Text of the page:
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Note: The following entry is from Dr. Owen Anderson (Arizona State University), a Fellow of the Institute for Classical Education In my first blog post about the Academy I discussed the role of critical thinking in the pursuit of knowledge. This teaches the student to lead the examined life by being able to identify assumptions and...

Note: Today's guest contributor is Andrew J. Zwerneman, the president and co-founder of Cana Academy and the author of the forthcoming book, History: Forgotten and Remembered, to be released in September, 2020. As a society we are increasingly divided—from each other and from our past. However, because a classical, liberal education is deeply historical, it is well...

Today’s post is from our long-time collaborator, Dr. Matthew Post of the University of Dallas, who offers us some thoughts on Brian Greene and his distinctions between facts and values.  In a recent TIME article, Brian Greene, director of Columbia’s center for theoretical physics, asserts that there is no moral order, no purpose to the universe, and...

Note: The following entry is from Dr. Benjamin Storey (Furman University), a scholar and friend. He teaches the history of political philosophy and is Co-Director of the Tocqueville Program at Furman University. He has written for many journals, including Journal of Politics, the Review of Politics, The New Atlantis, and City Journal. He is currently co-authoring a book with Jenna Storey titled “What Four French Thinkers Can Teach Us About Contentment”.   Amid its...

Note: The following post is from our guest contributor Derek Anderson, headmaster of Ridgeview Classical in Fort Collins, Colorado. In addition to leading the school, Mr. Anderson studies moral and political philosophy alongside of intellectual history. He is a proponent of the liberal arts curriculum, having taught students history, philosophy, literature and rhetoric.   As a teacher and later as a headmaster, I have frequently lamented how schooling in America so often...

I began working in New York City in January 2001, teaching courses in English, literature, poetry, and philosophy of education. It was my second academic position after graduate school, and I was delighted to be joining the faculty of a small liberal arts college in the heart of Manhattan.   But, within the year, the entire world was to be shaken by an existential threat...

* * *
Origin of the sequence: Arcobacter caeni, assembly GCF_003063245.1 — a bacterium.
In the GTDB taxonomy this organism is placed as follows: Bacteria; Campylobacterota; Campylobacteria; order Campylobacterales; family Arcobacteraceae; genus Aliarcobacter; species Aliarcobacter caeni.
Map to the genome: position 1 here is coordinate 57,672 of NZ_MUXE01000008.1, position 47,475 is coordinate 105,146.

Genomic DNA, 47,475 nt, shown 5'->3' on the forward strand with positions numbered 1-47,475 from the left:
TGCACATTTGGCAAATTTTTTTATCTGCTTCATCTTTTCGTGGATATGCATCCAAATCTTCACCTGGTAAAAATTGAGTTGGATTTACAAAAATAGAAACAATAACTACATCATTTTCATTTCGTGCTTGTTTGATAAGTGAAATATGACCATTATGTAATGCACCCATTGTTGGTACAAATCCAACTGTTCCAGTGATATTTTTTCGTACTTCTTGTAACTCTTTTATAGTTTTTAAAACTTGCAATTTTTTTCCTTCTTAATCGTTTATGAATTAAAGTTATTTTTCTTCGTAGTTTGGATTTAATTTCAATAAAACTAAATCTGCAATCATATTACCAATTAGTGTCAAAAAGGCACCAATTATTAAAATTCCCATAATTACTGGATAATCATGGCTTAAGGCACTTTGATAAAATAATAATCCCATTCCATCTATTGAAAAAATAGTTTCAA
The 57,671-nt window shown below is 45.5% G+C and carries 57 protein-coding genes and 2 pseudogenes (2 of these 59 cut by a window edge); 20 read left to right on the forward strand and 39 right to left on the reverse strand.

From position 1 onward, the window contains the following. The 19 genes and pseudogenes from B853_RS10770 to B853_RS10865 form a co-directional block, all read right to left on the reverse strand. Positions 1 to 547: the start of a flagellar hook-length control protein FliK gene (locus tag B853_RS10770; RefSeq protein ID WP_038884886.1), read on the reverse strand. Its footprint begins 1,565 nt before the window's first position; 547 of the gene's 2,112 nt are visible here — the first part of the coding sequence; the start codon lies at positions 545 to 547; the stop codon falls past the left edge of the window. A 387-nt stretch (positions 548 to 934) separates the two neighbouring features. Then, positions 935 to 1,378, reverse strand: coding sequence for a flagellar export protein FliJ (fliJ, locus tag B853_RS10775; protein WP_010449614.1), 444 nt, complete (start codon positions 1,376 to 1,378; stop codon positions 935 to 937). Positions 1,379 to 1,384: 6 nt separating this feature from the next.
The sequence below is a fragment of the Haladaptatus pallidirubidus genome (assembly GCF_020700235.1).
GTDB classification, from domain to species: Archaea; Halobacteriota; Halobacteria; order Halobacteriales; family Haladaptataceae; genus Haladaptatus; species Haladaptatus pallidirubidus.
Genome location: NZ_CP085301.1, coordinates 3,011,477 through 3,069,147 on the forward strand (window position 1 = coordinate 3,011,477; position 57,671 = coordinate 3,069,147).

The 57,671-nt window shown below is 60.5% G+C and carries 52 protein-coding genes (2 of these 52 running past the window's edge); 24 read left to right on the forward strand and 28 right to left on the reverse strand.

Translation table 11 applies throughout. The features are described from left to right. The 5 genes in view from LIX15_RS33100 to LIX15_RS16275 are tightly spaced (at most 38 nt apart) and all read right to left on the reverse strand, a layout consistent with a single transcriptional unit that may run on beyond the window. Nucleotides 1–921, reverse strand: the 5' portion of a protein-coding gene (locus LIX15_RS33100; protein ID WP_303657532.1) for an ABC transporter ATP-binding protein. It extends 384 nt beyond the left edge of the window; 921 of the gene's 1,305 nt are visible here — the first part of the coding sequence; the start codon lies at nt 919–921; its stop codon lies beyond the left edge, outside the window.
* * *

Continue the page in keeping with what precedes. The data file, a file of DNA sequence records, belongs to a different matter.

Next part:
At the 2019 Symposium, we had the delightful opportunity to visit with Dr. John Briggs (University of California, Riverside), in a conversation about the work of C.S. Lewis.   In particular, we discussed An Experiment in Criticism (1961), one of Lewis’ later works that focuses on the nature of reading. The “experiment” that Lewis is describing an experience of reading by which the reader is immersed in the text and...

NOTE: Today’s blog entry is from our guest contributor, Dr. Michael Ivins, whose study of great books and subsequent research surrounding the philosophy of Aristotle have equipped him with a quick eye for the philosophical implications of modern science. Dr. Ivins taught for five years at St. Vincent College (PA) and now teaches at Scottsdale...

NOTE: The following post is from our good colleague, Dr. David Rothman, an accomplished scholar and poet, who continues to produce works of wonder and humor under the inspiration of the Muse.   It would be hard to find anyone in education who is unaware of the tremendous structural problems facing the industry, especially private higher ed, in...

As we approach the weekend and continue to reflect on our cultural moment, it seems fitting to reconsider one of America's First Principles: free speech. Rather than provide a disquisition, I'm going to refer to the legal resource website, Justia, with its page on "Freedom of Expression: The Philosophical Basis," where we read the following: "Other...